• Not quarrelsome. Lacking a spirit which pursues conflict.
  • Not a lover of money. Not greedy.
  • He must manage his own household well. Guiding and leading well in his home.
  • With all dignity keeping his children submissive, (for if someone does not know how to manage his own household, how will he care for God’s church?).
  • He must not be a recent convert, (or he may become puffed up with conceit and fall into the condemnation of the devil).
  • Moreover, he must be well thought of by outsiders, so that he may not fall into disgrace, into a snare of the devil.”

Aside from being skilled at teaching, the preceding qualifications focus more on the character of the man rather than his job performance. What does Titus 1:5-9 say about elder qualifications and how does it compare with I Timothy 3? We’ll find out when next we meet.

Even a superficial examination of an elder’s qualifications should be sufficient for anyone to see that not everyone is qualified to be a church elder. Therefore, take time to seriously pray for those who presently serve as elders in your church and those who are asked to serve. Ask God to help these leaders consistently embody the qualifications found in Scripture regarding the office of elder.

Soli deo Gloria!

 

Exhortations to Elders.

“So I exhort the elders among you, as a fellow elder and a witness of the sufferings of Christ, as well as a partaker in the glory that is going to be revealed:” (I Peter 5:1).

For the next several days we are going to examine the biblical doctrine concerning the church office of elder. We are going see what the word “elder” means in relationship to the church. We will also identify the biblical qualifications of elders with not only what are the elder’s responsibilities, but also what are the church’s responsibilities to its elder leadership? Are full-time pastors the only ones who may hold the office of elder or may qualified men who are not pastors serve as church lay elders? We will not only seek to identify what church elders are to do, but also what they are not to do?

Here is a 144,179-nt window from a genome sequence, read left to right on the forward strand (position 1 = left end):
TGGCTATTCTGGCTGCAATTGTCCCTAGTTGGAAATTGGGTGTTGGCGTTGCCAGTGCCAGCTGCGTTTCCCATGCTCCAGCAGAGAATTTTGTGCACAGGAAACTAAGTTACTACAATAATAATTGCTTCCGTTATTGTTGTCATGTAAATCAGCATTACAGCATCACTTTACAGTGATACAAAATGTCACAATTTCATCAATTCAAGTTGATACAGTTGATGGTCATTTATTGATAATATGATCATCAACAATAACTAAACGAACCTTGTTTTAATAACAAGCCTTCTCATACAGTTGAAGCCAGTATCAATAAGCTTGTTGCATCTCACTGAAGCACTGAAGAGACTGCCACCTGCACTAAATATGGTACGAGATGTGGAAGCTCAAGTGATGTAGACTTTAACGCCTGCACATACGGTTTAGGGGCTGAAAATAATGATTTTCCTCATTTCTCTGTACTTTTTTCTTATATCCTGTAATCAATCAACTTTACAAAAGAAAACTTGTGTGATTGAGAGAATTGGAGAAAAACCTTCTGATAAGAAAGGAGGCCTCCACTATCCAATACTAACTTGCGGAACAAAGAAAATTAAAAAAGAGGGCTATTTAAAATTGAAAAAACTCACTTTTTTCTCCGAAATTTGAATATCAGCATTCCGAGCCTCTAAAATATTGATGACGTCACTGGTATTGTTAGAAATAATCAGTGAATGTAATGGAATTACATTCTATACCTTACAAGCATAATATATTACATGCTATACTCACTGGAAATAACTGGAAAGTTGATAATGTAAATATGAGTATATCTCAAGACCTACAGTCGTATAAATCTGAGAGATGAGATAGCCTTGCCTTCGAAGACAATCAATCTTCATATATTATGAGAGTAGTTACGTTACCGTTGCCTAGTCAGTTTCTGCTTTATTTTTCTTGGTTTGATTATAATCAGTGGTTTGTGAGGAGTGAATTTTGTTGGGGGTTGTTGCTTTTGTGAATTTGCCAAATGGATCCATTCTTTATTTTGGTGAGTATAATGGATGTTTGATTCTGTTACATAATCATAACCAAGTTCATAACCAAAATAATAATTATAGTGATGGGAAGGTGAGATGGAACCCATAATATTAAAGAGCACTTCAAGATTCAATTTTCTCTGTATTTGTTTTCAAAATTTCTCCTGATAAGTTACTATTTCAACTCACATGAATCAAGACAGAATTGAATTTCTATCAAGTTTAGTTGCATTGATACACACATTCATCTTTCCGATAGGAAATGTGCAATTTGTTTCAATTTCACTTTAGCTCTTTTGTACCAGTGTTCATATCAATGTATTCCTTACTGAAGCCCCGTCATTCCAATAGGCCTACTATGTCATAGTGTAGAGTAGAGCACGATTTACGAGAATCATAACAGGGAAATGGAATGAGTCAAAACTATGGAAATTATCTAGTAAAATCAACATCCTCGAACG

I Peter 5:1 begins with the statement, “So I exhort the elders among you…” The Apostle Peter wants to exhort (παρακαλέω; parakaleo) or continuously and actively appeal to and encourage the elders who were among the people to whom the apostle was writing. This was an earnest request by Peter to the elders in particular.

Notice that the elders were among the church. They were part of the church. It could even be said that the elders belonged to the church. They were not detached from the local church but actively involved in leading it.

What does the word “elder” mean? First of all, notice that the noun elder in I Peter 5:1 is in the plural form. This means that there was more than one elder to the group of Christians receiving Peter’s letter.

The word elder comes from the Greek word πρεσβύτερος; presbyteros. It is probably obvious to you that our English word Presbyterian comes from this Greek noun. The word’s root meaning is an old, or an older man. We observe that the word is in the masculine gender, meaning that Peter was referring to a man or men.

Elder also means a person of responsibility and authority in matters of religious concerns. This was not only the case among the Jewish nation, but also the New Testament Church, which consisted of both Jews and Gentiles.

One commentary explains that, “Elders, older and wiser men skilled in judging cases, ruled in most Israelite towns in the Old Testament. In the New Testament period, “elders” held a respected place in the synagogues, from which the churches took over this form of leadership.”

The Book of Acts, along with several New Testament Epistles, consistently refer to the presence of elders within the early church.

  • And when they had appointed elders for them in every church, with prayer and fasting they committed them to the Lord in whom they had believed.” Acts 14:23
  • “And after Paul and Barnabas had no small dissension and debate with them, Paul and Barnabas and some of the others were appointed to go up to Jerusalem to the apostles and the elders about this question.” Acts 15:2
  • When they came to Jerusalem, they were welcomed by the church and the apostles and the elders, and they declared all that God had done with them.” Acts 15:4
  • “The apostles and the elders were gathered together to consider this matter.” Acts 15:6